Threats: Uncontrolled hunting and harassment. Also drought and the extension of pastoralism.
Population: Less than 300 animals surviving in the wild.
Countries: Chad, Mauritania, Niger.
Also known as the white antelope and the screwhorn antelope, the addax lives in the Sahara desert.
2. Ethiopian Wolf
Scientific Name: Canis simensis.
Threats: Loss of habitat (agriculture), disease epizootics and hybridization with domestic dogs.
Population: 400-550 individuals.
Countries: Endemic to the Ethiopian highlands.
A canid native to the Ethiopian Highlands. It is similar to the coyote in size and build, and is distinguished by its long and narrow skull, and its red and white fur.
3. Mountain Gorilla
Scientific Name: Gorilla beringei.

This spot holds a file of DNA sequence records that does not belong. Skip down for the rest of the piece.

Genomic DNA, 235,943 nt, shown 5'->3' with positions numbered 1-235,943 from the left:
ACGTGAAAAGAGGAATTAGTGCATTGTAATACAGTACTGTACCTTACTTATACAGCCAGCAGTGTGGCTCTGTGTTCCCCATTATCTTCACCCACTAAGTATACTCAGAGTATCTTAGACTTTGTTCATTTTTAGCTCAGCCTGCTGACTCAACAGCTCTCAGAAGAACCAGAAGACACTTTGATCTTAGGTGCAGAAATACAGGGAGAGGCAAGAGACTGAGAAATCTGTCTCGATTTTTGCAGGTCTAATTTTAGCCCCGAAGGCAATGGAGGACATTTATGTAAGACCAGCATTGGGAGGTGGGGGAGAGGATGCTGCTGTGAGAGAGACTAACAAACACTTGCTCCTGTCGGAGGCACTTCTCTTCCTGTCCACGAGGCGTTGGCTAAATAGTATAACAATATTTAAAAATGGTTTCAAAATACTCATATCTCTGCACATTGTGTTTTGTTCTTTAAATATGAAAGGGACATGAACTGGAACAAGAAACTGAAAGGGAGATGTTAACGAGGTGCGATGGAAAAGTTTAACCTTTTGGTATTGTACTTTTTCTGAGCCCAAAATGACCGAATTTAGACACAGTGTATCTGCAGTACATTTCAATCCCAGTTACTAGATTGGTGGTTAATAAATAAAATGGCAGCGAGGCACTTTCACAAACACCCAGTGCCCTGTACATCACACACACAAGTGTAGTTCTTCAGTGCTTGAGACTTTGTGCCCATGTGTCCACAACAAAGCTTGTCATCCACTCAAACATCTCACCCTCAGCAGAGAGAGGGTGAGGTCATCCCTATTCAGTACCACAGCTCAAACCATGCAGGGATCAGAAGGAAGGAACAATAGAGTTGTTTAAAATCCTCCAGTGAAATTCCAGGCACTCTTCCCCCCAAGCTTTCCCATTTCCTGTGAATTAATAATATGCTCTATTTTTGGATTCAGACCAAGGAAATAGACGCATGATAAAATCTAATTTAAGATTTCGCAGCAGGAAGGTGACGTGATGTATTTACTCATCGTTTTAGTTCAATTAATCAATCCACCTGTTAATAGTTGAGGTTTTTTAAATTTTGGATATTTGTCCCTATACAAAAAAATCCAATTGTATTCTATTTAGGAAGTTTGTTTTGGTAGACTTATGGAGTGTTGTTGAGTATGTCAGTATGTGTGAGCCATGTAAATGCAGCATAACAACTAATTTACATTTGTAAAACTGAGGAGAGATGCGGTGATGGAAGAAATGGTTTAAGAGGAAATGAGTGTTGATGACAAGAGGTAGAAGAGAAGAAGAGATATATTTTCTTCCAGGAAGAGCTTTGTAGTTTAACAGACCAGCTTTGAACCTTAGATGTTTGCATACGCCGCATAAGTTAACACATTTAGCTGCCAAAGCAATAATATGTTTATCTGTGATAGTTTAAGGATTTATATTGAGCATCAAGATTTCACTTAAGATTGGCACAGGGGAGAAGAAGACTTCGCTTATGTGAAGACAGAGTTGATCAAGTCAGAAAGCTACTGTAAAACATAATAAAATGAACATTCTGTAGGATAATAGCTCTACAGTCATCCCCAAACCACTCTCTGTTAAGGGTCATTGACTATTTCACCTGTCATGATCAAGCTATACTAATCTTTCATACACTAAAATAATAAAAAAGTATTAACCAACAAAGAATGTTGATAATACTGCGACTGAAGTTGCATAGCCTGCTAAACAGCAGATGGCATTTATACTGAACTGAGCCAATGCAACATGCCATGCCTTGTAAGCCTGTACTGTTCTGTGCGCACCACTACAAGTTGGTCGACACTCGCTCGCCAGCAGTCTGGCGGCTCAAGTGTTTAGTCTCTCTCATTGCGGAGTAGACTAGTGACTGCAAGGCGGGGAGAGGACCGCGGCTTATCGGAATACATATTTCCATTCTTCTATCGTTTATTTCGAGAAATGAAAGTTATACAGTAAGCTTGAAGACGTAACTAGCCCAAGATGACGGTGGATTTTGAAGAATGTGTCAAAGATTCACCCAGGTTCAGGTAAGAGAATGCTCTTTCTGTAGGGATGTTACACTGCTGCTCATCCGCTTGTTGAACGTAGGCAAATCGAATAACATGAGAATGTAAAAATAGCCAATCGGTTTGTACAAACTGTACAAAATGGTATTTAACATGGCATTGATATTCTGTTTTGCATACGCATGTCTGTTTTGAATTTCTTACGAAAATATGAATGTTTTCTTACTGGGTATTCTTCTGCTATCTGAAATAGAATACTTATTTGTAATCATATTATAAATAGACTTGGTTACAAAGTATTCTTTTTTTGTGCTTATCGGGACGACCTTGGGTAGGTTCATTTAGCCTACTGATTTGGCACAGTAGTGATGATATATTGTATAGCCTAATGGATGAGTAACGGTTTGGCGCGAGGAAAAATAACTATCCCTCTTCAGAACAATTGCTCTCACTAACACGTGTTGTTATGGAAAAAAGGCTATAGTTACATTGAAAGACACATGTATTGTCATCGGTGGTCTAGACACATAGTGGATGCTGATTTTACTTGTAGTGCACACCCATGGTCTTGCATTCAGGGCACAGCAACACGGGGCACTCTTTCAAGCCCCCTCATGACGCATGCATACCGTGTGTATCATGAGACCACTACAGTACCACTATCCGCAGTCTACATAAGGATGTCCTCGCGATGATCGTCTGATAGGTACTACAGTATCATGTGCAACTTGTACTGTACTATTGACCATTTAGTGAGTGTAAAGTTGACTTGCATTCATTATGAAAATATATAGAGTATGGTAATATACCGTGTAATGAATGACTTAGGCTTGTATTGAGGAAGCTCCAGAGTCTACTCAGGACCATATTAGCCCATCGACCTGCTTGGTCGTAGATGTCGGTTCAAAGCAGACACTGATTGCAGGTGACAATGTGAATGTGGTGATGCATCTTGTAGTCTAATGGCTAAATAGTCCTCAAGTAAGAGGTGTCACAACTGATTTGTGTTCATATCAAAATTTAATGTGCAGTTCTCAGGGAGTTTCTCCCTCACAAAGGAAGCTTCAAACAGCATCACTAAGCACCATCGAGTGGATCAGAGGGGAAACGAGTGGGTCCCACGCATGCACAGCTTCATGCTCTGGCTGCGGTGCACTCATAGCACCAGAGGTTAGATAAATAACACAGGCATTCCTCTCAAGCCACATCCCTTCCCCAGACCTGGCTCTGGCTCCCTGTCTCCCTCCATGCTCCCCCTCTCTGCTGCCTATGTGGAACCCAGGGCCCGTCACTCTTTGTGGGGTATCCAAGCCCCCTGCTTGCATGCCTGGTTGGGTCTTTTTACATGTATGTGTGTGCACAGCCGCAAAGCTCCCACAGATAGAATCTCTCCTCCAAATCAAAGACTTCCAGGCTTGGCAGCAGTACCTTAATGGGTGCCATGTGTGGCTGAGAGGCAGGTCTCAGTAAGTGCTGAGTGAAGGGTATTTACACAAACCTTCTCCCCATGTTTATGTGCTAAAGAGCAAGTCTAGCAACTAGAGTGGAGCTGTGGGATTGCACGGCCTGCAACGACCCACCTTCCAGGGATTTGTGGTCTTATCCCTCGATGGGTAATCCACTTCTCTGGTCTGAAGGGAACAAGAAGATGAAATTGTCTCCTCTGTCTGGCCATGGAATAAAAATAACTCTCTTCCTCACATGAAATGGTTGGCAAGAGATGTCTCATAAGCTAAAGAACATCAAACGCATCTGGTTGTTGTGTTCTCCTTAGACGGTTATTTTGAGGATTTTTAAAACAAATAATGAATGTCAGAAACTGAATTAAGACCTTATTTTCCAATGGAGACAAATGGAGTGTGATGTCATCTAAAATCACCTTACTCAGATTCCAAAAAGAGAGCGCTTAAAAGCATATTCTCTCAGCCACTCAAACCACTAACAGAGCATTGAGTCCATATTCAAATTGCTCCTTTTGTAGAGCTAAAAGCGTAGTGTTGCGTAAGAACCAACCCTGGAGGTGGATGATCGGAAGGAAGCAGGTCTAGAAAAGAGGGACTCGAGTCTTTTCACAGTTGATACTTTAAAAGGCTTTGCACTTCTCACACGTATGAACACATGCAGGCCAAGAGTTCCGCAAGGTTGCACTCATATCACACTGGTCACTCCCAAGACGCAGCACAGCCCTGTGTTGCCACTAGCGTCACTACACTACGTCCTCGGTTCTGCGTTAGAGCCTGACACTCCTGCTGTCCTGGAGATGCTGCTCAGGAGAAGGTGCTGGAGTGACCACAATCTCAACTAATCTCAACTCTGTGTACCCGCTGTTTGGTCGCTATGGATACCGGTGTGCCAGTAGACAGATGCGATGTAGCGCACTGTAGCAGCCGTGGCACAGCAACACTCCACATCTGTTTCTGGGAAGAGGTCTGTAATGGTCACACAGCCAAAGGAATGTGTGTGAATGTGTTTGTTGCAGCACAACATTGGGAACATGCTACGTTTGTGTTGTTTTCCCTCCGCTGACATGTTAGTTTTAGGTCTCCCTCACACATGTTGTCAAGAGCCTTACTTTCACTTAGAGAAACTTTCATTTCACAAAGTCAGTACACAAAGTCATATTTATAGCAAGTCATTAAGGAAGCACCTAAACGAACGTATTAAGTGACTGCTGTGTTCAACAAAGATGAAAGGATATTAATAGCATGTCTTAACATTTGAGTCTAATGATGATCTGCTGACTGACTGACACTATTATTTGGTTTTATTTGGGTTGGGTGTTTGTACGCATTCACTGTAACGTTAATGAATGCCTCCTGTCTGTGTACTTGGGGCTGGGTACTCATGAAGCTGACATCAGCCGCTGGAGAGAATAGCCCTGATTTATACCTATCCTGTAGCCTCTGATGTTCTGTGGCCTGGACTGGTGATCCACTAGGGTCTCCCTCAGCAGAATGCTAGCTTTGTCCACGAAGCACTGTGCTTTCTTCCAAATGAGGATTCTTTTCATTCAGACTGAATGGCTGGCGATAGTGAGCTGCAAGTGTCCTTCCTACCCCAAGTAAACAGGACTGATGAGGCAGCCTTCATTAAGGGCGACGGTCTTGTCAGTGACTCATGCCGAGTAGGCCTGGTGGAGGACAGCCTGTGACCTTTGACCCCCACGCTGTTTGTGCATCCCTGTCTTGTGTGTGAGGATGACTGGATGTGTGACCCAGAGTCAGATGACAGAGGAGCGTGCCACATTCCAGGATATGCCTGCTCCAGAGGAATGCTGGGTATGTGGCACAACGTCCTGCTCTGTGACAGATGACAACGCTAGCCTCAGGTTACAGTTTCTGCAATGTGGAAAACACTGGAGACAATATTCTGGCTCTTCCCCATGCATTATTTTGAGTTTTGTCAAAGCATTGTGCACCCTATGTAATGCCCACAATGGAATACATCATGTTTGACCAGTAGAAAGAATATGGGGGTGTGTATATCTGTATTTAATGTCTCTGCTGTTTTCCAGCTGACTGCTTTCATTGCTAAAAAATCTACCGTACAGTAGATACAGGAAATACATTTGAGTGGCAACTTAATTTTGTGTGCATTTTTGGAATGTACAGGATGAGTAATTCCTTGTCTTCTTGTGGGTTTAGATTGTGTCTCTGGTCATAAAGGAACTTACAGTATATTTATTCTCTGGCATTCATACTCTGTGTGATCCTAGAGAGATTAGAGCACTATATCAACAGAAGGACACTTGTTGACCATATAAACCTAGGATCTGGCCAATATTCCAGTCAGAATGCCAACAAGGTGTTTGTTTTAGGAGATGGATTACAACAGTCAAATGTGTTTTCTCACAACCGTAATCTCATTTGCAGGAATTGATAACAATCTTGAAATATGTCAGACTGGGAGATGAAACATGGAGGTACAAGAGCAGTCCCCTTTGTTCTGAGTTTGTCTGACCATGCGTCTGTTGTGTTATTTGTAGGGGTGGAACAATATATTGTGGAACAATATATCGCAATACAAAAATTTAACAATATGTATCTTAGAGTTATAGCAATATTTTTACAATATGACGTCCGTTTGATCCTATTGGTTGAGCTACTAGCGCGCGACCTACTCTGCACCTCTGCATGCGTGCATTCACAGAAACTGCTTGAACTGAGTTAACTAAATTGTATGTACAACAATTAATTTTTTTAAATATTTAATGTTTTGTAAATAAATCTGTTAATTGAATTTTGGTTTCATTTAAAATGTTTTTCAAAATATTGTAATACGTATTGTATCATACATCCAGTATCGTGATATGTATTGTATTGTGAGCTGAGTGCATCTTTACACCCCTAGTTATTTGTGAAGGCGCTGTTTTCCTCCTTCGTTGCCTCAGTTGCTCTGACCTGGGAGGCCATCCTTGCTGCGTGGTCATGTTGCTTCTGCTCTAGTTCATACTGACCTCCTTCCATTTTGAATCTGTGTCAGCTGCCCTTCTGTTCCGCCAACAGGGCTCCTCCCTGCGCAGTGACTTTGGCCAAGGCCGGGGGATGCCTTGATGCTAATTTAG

Threats: Habitat loss, poaching, pet trade and illegal hunting (bushmeat).
Population: Closest estimate is 680 mountain gorillas.
Countries: The Democratic Republic of Congo, Rwanda, and Uganda.
The Mountain Gorilla is a subspecies of the eastern gorilla. There are only two populations left on Earth.
4. Pygmy Hippopotamus
Scientific Name: Choeropsis liberiensis.
Threats: Deforestation for farming and logging + bushmeat hunting.
Population: The latest estimate (1993 survey) is pretty much outdated (2000-3000 pygmy hippos). Since the population trend is on a decrease, fewer than 2000 individuals is probably more accurate (although this stat is clearly approximate).
Countries: Endemic to West Africa; Sierra Leone, Guinea, Côte d’Ivoire, and Liberia.
Reclusive and nocturnal, the pygmy hippo is semi-aquatic and relies on proximity to water to keep its skin moisturised and its body temperature cool.